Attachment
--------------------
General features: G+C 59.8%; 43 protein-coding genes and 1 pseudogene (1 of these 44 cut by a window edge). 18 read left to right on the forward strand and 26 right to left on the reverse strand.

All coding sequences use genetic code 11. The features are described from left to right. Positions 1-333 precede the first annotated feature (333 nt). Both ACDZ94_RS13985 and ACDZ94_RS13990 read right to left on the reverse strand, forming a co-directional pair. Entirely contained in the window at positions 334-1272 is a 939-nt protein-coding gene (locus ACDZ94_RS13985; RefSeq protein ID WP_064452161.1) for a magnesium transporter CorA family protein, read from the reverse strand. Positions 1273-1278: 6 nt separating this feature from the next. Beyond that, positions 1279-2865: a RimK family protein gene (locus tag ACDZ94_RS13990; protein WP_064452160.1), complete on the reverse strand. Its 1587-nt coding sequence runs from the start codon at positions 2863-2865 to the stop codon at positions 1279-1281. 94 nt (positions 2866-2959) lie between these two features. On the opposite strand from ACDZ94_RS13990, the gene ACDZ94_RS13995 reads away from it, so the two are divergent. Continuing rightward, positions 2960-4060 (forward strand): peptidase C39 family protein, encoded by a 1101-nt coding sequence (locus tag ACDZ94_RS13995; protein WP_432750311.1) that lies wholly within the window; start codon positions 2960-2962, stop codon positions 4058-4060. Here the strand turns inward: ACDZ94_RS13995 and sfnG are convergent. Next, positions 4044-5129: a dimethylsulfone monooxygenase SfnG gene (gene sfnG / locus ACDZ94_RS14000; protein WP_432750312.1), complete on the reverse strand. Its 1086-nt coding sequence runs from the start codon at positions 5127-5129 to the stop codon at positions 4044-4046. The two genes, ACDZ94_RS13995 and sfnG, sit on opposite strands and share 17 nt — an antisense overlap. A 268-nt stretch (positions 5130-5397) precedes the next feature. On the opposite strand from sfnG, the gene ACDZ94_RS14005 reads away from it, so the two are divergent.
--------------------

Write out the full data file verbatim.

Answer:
General features: G+C 59.8%; 43 protein-coding genes and 1 pseudogene (1 of these 44 cut by a window edge). 18 read left to right on the forward strand and 26 right to left on the reverse strand.

All coding sequences use genetic code 11. The features are described from left to right. Positions 1-333 precede the first annotated feature (333 nt). Both ACDZ94_RS13985 and ACDZ94_RS13990 read right to left on the reverse strand, forming a co-directional pair. Entirely contained in the window at positions 334-1272 is a 939-nt protein-coding gene (locus ACDZ94_RS13985; RefSeq protein ID WP_064452161.1) for a magnesium transporter CorA family protein, read from the reverse strand. Positions 1273-1278: 6 nt separating this feature from the next. Beyond that, positions 1279-2865: a RimK family protein gene (locus tag ACDZ94_RS13990; protein WP_064452160.1), complete on the reverse strand. Its 1587-nt coding sequence runs from the start codon at positions 2863-2865 to the stop codon at positions 1279-1281. 94 nt (positions 2866-2959) lie between these two features. On the opposite strand from ACDZ94_RS13990, the gene ACDZ94_RS13995 reads away from it, so the two are divergent. Continuing rightward, positions 2960-4060 (forward strand): peptidase C39 family protein, encoded by a 1101-nt coding sequence (locus tag ACDZ94_RS13995; protein WP_432750311.1) that lies wholly within the window; start codon positions 2960-2962, stop codon positions 4058-4060. Here the strand turns inward: ACDZ94_RS13995 and sfnG are convergent. Next, positions 4044-5129: a dimethylsulfone monooxygenase SfnG gene (gene sfnG / locus ACDZ94_RS14000; protein WP_432750312.1), complete on the reverse strand. Its 1086-nt coding sequence runs from the start codon at positions 5127-5129 to the stop codon at positions 4044-4046. The two genes, ACDZ94_RS13995 and sfnG, sit on opposite strands and share 17 nt — an antisense overlap. A 268-nt stretch (positions 5130-5397) precedes the next feature. On the opposite strand from sfnG, the gene ACDZ94_RS14005 reads away from it, so the two are divergent.